Analysis of splicing parameters in the dystrophin gene: relevance for physiological and pathogenetic splicing mechanisms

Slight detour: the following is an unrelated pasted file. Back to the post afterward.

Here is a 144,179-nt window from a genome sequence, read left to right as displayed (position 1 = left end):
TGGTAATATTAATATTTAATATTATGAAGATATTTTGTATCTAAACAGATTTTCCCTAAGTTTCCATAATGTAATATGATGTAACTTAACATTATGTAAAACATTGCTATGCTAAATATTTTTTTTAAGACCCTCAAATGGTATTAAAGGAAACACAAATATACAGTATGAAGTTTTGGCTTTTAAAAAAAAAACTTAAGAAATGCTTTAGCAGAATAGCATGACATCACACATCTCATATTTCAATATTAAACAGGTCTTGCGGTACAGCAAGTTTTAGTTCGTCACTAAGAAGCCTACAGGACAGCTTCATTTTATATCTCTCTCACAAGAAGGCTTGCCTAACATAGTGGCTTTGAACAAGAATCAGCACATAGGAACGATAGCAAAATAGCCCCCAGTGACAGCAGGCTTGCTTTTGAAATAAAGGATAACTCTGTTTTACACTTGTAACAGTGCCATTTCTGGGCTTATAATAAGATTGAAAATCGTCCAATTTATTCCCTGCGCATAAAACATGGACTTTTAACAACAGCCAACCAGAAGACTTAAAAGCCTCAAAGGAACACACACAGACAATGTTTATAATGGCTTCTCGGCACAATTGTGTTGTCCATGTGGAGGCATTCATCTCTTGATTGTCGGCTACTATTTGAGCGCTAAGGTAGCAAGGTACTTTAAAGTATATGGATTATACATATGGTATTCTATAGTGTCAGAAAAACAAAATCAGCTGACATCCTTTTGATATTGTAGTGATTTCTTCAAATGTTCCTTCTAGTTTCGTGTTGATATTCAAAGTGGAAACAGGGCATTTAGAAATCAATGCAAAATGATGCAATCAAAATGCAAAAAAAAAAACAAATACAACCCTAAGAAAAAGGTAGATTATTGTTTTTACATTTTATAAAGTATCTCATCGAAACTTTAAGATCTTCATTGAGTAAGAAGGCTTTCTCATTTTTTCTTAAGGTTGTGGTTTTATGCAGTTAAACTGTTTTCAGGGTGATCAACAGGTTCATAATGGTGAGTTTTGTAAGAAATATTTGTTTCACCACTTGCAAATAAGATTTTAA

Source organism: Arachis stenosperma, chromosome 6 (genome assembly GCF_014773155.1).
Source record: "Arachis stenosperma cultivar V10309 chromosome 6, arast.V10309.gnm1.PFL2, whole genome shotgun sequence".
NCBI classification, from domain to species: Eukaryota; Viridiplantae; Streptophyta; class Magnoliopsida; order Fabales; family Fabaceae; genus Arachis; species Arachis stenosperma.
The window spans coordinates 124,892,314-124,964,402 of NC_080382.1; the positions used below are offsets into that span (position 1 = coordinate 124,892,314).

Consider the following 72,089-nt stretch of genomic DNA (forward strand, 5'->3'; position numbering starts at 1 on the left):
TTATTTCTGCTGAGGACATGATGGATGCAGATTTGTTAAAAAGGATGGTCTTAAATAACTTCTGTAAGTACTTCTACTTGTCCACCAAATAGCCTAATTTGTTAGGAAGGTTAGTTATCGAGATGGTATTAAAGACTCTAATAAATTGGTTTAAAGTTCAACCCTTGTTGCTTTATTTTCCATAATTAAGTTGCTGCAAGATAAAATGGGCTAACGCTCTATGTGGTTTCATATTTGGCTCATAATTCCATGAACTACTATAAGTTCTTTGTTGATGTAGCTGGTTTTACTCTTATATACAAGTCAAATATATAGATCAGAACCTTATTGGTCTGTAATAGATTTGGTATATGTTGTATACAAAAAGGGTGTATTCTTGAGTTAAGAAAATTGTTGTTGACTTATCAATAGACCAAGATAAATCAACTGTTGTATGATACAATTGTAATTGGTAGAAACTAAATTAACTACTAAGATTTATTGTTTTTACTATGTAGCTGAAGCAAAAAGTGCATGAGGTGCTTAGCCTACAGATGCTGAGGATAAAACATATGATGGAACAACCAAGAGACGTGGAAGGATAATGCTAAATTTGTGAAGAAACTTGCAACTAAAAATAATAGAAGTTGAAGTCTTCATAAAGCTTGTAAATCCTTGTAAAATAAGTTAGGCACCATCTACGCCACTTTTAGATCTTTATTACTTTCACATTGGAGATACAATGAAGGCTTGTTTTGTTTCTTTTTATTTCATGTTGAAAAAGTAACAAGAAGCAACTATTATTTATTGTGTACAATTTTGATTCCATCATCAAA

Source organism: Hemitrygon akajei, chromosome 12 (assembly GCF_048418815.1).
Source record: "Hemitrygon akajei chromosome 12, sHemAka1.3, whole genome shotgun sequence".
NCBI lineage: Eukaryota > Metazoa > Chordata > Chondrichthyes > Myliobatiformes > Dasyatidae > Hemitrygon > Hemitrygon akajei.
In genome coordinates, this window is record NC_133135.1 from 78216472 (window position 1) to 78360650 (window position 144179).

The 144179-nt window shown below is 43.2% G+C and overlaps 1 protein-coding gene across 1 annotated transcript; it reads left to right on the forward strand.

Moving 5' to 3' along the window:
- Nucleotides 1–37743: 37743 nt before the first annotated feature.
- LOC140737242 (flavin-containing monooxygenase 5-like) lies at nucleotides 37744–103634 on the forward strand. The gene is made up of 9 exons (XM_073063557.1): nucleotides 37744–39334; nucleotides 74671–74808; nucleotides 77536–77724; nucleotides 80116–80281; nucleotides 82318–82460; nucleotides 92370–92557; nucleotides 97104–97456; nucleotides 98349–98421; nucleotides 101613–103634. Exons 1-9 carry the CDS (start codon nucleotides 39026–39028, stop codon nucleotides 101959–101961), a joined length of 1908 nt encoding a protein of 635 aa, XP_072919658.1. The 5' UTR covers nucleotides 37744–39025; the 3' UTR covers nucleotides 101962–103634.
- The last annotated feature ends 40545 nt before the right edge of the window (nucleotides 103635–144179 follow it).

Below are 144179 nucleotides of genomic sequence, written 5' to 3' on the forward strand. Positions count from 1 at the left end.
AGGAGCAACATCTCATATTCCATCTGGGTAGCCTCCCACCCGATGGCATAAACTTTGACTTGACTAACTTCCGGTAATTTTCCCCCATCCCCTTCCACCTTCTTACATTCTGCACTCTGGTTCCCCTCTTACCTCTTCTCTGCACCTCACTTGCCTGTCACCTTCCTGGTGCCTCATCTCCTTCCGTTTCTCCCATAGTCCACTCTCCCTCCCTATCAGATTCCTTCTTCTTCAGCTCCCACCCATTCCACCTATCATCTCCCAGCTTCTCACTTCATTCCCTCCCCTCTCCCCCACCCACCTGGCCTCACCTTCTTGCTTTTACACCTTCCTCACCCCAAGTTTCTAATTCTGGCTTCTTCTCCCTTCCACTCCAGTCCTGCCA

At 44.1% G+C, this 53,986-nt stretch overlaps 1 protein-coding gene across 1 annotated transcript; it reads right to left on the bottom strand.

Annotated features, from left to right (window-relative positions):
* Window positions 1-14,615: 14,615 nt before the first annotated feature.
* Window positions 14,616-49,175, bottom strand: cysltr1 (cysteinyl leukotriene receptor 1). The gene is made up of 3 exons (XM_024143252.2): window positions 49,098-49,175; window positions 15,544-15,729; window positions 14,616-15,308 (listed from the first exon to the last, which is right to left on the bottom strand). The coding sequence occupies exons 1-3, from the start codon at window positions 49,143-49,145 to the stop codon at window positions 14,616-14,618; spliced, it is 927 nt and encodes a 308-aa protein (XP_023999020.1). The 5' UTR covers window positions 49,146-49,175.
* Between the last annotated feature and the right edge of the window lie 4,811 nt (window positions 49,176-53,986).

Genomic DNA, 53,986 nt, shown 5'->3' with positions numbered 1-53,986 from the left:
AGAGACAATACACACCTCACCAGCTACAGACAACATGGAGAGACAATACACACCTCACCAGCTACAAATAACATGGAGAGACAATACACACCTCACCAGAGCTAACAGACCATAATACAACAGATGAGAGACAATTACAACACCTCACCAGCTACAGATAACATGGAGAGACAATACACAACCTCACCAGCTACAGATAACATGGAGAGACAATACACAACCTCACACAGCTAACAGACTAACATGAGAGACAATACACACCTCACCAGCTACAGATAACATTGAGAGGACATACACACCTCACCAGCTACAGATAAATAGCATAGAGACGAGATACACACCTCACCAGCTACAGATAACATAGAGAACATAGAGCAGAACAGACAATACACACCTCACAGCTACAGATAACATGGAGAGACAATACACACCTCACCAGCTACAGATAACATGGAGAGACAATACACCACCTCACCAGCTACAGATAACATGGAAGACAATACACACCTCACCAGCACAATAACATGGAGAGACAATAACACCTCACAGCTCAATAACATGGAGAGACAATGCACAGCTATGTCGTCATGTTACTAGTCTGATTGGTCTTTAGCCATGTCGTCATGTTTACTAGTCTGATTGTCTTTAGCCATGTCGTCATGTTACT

The molecular mechanisms that direct splice-site selection and assure orderly exon juxtaposition have not been fully clarified. The extraordinary nature of the dystrophin gene points to several hurdles in the processing of transcripts. In this study, dystrophin statistical and thermodynamic splicing parameters have been evaluated providing the first comprehensive description for a single human gene. We show that concomitant use of consensus values (CV) and ΔDG°37 values for U1snRNA annealing better discriminates between real donor sites and donor-like sequences. Evidence is also provided that, on average, out-of-frame dystrophin exons have significantly stronger CVs and more favorable ΔDG°37 values; this feature has never been reported and might reflect evolutionary-driven minimization of out-of-frame exon misplicing. Dystrophin splicing mutations have been reported to determine either Duchenne or Becker Muscular Dystrophy, but no comprehensive genotypic/phenotypic correlation has ever been investigated. We have analyzed splicing affecting single base-pair substitutions in the dystrophin gene with respect to their effect on splicing parameters; functional and clinical consequences are also reported. We have found 5'-splice-site mutation occurrence to be statistically related to mutability quotients and propose the use of ΔDG°37 values as a more effective tool than CV alone to describe donor site mutation consequences. Our analysis also indicates a nearly 100% correlation between clinical phenotype and the reading-frame rule determined at the RNA level. We consider that elucidation of the relative importance of splicing determinants might help to clarify the molecular mechanisms that direct correct splicing in complex genes and might be useful in the validation of predictive models.
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